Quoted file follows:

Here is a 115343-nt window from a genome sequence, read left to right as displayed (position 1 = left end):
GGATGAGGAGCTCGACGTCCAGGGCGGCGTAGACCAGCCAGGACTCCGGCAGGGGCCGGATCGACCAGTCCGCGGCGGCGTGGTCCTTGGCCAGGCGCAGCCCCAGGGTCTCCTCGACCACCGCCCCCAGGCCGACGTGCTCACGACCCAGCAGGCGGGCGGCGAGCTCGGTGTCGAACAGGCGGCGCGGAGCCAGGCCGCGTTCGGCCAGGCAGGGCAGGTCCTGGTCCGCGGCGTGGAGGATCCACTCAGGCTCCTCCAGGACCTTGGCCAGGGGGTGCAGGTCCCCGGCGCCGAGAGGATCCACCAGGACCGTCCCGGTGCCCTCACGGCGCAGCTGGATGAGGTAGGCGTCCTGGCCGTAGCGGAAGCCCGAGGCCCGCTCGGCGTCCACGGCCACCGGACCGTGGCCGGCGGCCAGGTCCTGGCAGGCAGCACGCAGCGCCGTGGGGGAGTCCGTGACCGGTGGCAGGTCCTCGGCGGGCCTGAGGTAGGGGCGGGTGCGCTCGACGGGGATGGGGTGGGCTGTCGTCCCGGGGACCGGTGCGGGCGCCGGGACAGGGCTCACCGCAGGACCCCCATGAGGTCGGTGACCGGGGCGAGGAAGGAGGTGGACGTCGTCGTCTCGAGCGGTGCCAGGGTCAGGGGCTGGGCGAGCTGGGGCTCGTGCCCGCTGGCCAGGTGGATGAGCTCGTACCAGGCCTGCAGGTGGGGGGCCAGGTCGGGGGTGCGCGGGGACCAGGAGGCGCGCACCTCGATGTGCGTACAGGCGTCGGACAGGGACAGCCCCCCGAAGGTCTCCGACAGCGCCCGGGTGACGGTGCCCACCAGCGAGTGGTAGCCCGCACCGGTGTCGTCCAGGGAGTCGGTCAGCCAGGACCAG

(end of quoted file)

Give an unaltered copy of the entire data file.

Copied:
Here is a 115343-nt window from a genome sequence, read left to right as displayed (position 1 = left end):
GGATGAGGAGCTCGACGTCCAGGGCGGCGTAGACCAGCCAGGACTCCGGCAGGGGCCGGATCGACCAGTCCGCGGCGGCGTGGTCCTTGGCCAGGCGCAGCCCCAGGGTCTCCTCGACCACCGCCCCCAGGCCGACGTGCTCACGACCCAGCAGGCGGGCGGCGAGCTCGGTGTCGAACAGGCGGCGCGGAGCCAGGCCGCGTTCGGCCAGGCAGGGCAGGTCCTGGTCCGCGGCGTGGAGGATCCACTCAGGCTCCTCCAGGACCTTGGCCAGGGGGTGCAGGTCCCCGGCGCCGAGAGGATCCACCAGGACCGTCCCGGTGCCCTCACGGCGCAGCTGGATGAGGTAGGCGTCCTGGCCGTAGCGGAAGCCCGAGGCCCGCTCGGCGTCCACGGCCACCGGACCGTGGCCGGCGGCCAGGTCCTGGCAGGCAGCACGCAGCGCCGTGGGGGAGTCCGTGACCGGTGGCAGGTCCTCGGCGGGCCTGAGGTAGGGGCGGGTGCGCTCGACGGGGATGGGGTGGGCTGTCGTCCCGGGGACCGGTGCGGGCGCCGGGACAGGGCTCACCGCAGGACCCCCATGAGGTCGGTGACCGGGGCGAGGAAGGAGGTGGACGTCGTCGTCTCGAGCGGTGCCAGGGTCAGGGGCTGGGCGAGCTGGGGCTCGTGCCCGCTGGCCAGGTGGATGAGCTCGTACCAGGCCTGCAGGTGGGGGGCCAGGTCGGGGGTGCGCGGGGACCAGGAGGCGCGCACCTCGATGTGCGTACAGGCGTCGGACAGGGACAGCCCCCCGAAGGTCTCCGACAGCGCCCGGGTGACGGTGCCCACCAGCGAGTGGTAGCCCGCACCGGTGTCGTCCAGGGAGTCGGTCAGCCAGGACCAG